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jennifer

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  • Minimal Pairs are linguistically useful because they reveal?

    Select one:

    a. that sometimes things are the same, and sometimes they're different, but not by very much.

    b. that the sound-meaning relationship is arbitrary in natural language.

    c. that some words sound very much alike.

    d. which sounds are contrastive and unpredictable in a particular language.

    1 AnswerLanguages2 months ago
  • Examine the following phonetic data from Lumasaaba ?

    Examine the following phonetic data from Lumasaaba (a Bantu language), paying particular attention to the sounds [k] and [ʧ]. The symbol [ɲ] is a "palatal nasal" (i.e., a nasal produced with the tongue pushed up against the roof of the mouth). Some people have one in <onion> [əɲjən]. It is not critical that you understand this segment in detail to solve the problem...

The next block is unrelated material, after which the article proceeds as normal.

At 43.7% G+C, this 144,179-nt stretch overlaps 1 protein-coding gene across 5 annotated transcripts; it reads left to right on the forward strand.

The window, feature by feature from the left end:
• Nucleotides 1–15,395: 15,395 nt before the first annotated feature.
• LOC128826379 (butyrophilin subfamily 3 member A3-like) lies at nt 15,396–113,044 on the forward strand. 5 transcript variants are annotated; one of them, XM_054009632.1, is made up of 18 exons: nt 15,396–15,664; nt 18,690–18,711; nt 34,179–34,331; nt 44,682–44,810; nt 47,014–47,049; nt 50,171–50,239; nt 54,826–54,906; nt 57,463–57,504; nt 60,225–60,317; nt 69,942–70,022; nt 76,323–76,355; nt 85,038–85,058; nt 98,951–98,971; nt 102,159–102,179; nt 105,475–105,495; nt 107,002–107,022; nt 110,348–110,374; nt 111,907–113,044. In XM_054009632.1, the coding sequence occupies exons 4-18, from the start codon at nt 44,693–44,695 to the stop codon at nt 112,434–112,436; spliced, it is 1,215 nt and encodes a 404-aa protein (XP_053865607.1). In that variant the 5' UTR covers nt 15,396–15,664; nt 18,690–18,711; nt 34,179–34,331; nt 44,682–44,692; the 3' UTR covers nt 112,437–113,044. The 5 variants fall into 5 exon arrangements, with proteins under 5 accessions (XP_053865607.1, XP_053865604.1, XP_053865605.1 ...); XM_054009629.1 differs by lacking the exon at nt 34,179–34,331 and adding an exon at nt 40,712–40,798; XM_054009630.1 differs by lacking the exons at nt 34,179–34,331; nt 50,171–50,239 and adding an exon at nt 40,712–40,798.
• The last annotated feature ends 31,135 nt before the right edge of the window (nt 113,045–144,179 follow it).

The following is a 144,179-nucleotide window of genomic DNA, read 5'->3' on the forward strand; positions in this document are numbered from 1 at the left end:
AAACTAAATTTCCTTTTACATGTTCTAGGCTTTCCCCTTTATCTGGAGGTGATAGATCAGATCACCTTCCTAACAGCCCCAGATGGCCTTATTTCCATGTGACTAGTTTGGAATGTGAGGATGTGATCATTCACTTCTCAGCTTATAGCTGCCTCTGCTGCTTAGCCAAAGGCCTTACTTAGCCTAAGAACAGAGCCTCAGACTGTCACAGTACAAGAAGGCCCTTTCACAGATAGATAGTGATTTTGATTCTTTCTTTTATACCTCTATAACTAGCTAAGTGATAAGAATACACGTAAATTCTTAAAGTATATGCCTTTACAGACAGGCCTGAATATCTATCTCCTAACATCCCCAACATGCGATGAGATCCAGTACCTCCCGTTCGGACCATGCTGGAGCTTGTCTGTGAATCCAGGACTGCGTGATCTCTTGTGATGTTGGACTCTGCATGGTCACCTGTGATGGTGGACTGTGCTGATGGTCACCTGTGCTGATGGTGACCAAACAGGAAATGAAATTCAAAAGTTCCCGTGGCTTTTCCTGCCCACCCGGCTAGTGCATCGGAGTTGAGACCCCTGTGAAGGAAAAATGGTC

Lumasaaba English Translation

    1. [katemu] 'a small snake'

    2. [kuʧina] 'to dance'

    3. [kunila] 'to wince'

    4. [iŋkaːfu 'a cow'

    5. [kubululuka] 'to fly'

    6. [ʧinaga] 'a pipe'

    7. [ʧisife] 'an eyebrow'

    8. [luseʧe] 'a straw'

    9. [iɲʧese] 'a sheep'

    10. [kaʧese] 'a lamb'

    First Question:

    Which of the following statements is true?

    Select one:

    a. The sounds [k] and [ʧ] are sometimes contrastive in Lumasaaba and sometimes not.

    b. The sounds [k] and [ʧ] can be found in minimal pairs in Lumasaaba.

    c. The sounds [k] and [ʧ] are allophones of a single phoneme in Lumasaaba.

    d. The sounds [k] and [ʧ] represent two separate phonemes in Lumasaaba.

    Languages2 months ago